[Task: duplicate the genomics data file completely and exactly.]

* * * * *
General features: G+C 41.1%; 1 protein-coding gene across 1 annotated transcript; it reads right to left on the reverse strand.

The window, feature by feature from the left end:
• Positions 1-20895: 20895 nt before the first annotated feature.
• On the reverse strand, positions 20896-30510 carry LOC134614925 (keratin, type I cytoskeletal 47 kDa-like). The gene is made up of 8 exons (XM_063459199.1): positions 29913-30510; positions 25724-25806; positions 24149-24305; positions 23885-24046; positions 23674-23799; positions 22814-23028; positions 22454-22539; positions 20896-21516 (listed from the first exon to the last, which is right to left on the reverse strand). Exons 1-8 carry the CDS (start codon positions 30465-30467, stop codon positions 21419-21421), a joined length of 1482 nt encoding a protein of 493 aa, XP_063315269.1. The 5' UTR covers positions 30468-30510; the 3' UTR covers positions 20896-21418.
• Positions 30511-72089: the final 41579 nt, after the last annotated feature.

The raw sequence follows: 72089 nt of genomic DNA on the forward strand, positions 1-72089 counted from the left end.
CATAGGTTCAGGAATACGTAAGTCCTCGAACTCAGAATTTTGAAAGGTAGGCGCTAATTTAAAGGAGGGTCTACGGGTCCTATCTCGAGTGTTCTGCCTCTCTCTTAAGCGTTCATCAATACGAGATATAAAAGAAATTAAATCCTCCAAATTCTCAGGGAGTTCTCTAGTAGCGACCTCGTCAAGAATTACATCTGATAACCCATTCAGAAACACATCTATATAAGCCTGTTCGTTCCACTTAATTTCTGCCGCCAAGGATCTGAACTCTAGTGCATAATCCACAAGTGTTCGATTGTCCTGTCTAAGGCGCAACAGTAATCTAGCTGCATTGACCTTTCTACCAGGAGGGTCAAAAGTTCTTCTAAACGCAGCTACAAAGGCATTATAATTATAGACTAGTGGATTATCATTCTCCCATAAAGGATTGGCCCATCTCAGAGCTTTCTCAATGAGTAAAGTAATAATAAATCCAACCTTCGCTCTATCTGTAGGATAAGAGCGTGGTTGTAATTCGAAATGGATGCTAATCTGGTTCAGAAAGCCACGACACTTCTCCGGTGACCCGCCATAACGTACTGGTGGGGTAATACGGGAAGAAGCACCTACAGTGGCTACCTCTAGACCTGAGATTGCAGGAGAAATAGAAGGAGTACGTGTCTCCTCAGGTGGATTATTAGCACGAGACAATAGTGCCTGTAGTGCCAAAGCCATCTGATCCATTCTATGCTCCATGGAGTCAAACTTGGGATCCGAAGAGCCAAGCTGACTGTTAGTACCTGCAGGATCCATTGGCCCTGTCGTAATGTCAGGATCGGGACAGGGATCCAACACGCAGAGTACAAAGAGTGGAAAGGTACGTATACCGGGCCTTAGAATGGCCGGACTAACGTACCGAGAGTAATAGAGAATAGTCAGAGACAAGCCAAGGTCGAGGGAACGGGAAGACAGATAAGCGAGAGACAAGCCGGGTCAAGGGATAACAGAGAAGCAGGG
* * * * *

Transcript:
General features: G+C 41.1%; 1 protein-coding gene across 1 annotated transcript; it reads right to left on the reverse strand.

The window, feature by feature from the left end:
• Positions 1-20895: 20895 nt before the first annotated feature.
• On the reverse strand, positions 20896-30510 carry LOC134614925 (keratin, type I cytoskeletal 47 kDa-like). The gene is made up of 8 exons (XM_063459199.1): positions 29913-30510; positions 25724-25806; positions 24149-24305; positions 23885-24046; positions 23674-23799; positions 22814-23028; positions 22454-22539; positions 20896-21516 (listed from the first exon to the last, which is right to left on the reverse strand). Exons 1-8 carry the CDS (start codon positions 30465-30467, stop codon positions 21419-21421), a joined length of 1482 nt encoding a protein of 493 aa, XP_063315269.1. The 5' UTR covers positions 30468-30510; the 3' UTR covers positions 20896-21418.
• Positions 30511-72089: the final 41579 nt, after the last annotated feature.

The raw sequence follows: 72089 nt of genomic DNA on the forward strand, positions 1-72089 counted from the left end.
CATAGGTTCAGGAATACGTAAGTCCTCGAACTCAGAATTTTGAAAGGTAGGCGCTAATTTAAAGGAGGGTCTACGGGTCCTATCTCGAGTGTTCTGCCTCTCTCTTAAGCGTTCATCAATACGAGATATAAAAGAAATTAAATCCTCCAAATTCTCAGGGAGTTCTCTAGTAGCGACCTCGTCAAGAATTACATCTGATAACCCATTCAGAAACACATCTATATAAGCCTGTTCGTTCCACTTAATTTCTGCCGCCAAGGATCTGAACTCTAGTGCATAATCCACAAGTGTTCGATTGTCCTGTCTAAGGCGCAACAGTAATCTAGCTGCATTGACCTTTCTACCAGGAGGGTCAAAAGTTCTTCTAAACGCAGCTACAAAGGCATTATAATTATAGACTAGTGGATTATCATTCTCCCATAAAGGATTGGCCCATCTCAGAGCTTTCTCAATGAGTAAAGTAATAATAAATCCAACCTTCGCTCTATCTGTAGGATAAGAGCGTGGTTGTAATTCGAAATGGATGCTAATCTGGTTCAGAAAGCCACGACACTTCTCCGGTGACCCGCCATAACGTACTGGTGGGGTAATACGGGAAGAAGCACCTACAGTGGCTACCTCTAGACCTGAGATTGCAGGAGAAATAGAAGGAGTACGTGTCTCCTCAGGTGGATTATTAGCACGAGACAATAGTGCCTGTAGTGCCAAAGCCATCTGATCCATTCTATGCTCCATGGAGTCAAACTTGGGATCCGAAGAGCCAAGCTGACTGTTAGTACCTGCAGGATCCATTGGCCCTGTCGTAATGTCAGGATCGGGACAGGGATCCAACACGCAGAGTACAAAGAGTGGAAAGGTACGTATACCGGGCCTTAGAATGGCCGGACTAACGTACCGAGAGTAATAGAGAATAGTCAGAGACAAGCCAAGGTCGAGGGAACGGGAAGACAGATAAGCGAGAGACAAGCCGGGTCAAGGGATAACAGAGAAGCAGGG